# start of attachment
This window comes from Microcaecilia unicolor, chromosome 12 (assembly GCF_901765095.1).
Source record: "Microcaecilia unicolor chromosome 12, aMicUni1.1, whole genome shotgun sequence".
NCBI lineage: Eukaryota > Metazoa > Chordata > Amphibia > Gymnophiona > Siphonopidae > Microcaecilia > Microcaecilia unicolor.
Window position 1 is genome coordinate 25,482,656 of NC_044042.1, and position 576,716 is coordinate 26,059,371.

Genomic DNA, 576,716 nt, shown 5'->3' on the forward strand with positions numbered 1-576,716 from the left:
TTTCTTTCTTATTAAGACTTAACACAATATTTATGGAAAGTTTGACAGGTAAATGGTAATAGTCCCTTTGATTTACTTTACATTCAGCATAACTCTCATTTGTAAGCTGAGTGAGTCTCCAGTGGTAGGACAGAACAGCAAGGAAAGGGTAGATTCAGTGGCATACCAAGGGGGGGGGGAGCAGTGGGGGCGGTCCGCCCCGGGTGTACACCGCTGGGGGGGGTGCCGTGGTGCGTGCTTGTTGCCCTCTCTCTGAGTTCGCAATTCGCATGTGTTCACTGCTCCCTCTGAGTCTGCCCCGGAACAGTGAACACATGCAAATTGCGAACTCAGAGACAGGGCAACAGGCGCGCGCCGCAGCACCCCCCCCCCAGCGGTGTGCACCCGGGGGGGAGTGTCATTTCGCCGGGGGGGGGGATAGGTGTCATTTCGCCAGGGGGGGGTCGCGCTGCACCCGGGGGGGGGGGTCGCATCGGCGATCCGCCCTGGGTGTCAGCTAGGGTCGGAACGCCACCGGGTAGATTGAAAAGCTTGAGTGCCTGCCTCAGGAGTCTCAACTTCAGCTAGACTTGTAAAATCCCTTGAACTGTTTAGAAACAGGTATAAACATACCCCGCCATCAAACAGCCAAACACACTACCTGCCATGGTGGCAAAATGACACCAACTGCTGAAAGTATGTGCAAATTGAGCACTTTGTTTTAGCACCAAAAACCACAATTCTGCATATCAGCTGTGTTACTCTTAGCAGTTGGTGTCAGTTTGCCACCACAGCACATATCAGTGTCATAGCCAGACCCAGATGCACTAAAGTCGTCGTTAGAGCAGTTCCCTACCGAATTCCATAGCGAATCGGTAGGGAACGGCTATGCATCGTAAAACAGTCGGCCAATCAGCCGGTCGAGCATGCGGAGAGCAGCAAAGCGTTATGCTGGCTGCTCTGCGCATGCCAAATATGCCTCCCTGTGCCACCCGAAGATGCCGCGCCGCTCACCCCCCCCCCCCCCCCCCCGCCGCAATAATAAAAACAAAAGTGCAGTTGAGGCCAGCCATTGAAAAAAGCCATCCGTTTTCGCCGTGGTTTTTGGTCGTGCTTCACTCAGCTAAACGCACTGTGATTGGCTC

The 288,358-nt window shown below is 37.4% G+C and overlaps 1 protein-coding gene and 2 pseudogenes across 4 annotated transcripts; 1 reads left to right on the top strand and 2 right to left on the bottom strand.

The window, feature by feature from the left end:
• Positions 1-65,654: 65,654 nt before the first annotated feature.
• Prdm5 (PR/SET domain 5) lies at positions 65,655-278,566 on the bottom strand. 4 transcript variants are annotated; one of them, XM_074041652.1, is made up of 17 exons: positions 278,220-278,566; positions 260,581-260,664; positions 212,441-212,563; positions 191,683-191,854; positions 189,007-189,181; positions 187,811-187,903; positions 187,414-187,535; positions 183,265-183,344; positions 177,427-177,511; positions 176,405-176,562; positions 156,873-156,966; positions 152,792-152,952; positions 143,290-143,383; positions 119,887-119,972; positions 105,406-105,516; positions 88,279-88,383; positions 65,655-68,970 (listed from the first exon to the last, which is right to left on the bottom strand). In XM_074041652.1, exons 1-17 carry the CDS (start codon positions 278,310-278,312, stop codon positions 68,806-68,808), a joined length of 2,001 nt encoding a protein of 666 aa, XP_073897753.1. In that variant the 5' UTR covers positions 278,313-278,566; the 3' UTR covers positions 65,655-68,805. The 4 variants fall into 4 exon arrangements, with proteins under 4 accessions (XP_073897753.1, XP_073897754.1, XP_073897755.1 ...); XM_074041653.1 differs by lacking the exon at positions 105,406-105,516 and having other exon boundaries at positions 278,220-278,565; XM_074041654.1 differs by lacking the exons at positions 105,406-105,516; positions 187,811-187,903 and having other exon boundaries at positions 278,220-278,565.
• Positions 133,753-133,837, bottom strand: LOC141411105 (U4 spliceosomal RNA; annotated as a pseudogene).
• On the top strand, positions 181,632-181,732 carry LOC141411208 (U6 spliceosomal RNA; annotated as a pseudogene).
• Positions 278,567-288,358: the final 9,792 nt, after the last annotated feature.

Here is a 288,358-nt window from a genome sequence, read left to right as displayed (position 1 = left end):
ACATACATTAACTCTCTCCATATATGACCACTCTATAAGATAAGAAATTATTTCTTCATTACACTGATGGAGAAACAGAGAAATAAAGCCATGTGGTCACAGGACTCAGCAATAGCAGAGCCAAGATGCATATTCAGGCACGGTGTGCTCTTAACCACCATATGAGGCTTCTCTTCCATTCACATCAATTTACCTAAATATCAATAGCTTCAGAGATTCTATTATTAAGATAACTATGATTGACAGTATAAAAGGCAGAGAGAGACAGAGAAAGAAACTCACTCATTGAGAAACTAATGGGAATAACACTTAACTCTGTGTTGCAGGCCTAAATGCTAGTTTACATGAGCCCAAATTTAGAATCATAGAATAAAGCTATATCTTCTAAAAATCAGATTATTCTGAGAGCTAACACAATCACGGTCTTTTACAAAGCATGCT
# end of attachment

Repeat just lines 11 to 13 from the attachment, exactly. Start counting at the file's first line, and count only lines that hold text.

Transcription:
• Positions 133,753-133,837, bottom strand: LOC141411105 (U4 spliceosomal RNA; annotated as a pseudogene).
• On the top strand, positions 181,632-181,732 carry LOC141411208 (U6 spliceosomal RNA; annotated as a pseudogene).
• Positions 278,567-288,358: the final 9,792 nt, after the last annotated feature.